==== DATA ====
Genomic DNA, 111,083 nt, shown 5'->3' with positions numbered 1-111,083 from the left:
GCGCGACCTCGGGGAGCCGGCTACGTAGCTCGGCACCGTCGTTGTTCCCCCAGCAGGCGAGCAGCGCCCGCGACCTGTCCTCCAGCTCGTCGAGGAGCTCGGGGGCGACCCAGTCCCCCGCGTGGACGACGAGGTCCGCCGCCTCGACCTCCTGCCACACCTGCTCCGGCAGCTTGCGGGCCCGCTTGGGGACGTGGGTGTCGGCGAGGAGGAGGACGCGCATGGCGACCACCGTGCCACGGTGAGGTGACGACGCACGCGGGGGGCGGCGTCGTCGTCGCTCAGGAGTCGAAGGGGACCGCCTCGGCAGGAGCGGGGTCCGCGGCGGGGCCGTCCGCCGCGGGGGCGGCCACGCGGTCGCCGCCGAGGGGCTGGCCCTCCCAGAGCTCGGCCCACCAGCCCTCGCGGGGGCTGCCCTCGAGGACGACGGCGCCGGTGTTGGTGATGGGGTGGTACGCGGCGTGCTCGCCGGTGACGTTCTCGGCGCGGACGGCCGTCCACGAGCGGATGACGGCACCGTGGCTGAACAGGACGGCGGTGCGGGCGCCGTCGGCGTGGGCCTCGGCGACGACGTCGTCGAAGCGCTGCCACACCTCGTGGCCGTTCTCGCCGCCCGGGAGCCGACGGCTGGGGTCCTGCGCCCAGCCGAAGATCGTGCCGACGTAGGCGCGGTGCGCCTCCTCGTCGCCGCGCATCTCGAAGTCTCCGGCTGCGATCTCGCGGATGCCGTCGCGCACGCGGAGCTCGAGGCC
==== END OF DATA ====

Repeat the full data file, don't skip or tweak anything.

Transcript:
Genomic DNA, 111,083 nt, shown 5'->3' with positions numbered 1-111,083 from the left:
GCGCGACCTCGGGGAGCCGGCTACGTAGCTCGGCACCGTCGTTGTTCCCCCAGCAGGCGAGCAGCGCCCGCGACCTGTCCTCCAGCTCGTCGAGGAGCTCGGGGGCGACCCAGTCCCCCGCGTGGACGACGAGGTCCGCCGCCTCGACCTCCTGCCACACCTGCTCCGGCAGCTTGCGGGCCCGCTTGGGGACGTGGGTGTCGGCGAGGAGGAGGACGCGCATGGCGACCACCGTGCCACGGTGAGGTGACGACGCACGCGGGGGGCGGCGTCGTCGTCGCTCAGGAGTCGAAGGGGACCGCCTCGGCAGGAGCGGGGTCCGCGGCGGGGCCGTCCGCCGCGGGGGCGGCCACGCGGTCGCCGCCGAGGGGCTGGCCCTCCCAGAGCTCGGCCCACCAGCCCTCGCGGGGGCTGCCCTCGAGGACGACGGCGCCGGTGTTGGTGATGGGGTGGTACGCGGCGTGCTCGCCGGTGACGTTCTCGGCGCGGACGGCCGTCCACGAGCGGATGACGGCACCGTGGCTGAACAGGACGGCGGTGCGGGCGCCGTCGGCGTGGGCCTCGGCGACGACGTCGTCGAAGCGCTGCCACACCTCGTGGCCGTTCTCGCCGCCCGGGAGCCGACGGCTGGGGTCCTGCGCCCAGCCGAAGATCGTGCCGACGTAGGCGCGGTGCGCCTCCTCGTCGCCGCGCATCTCGAAGTCTCCGGCTGCGATCTCGCGGATGCCGTCGCGCACGCGGAGCTCGAGGCC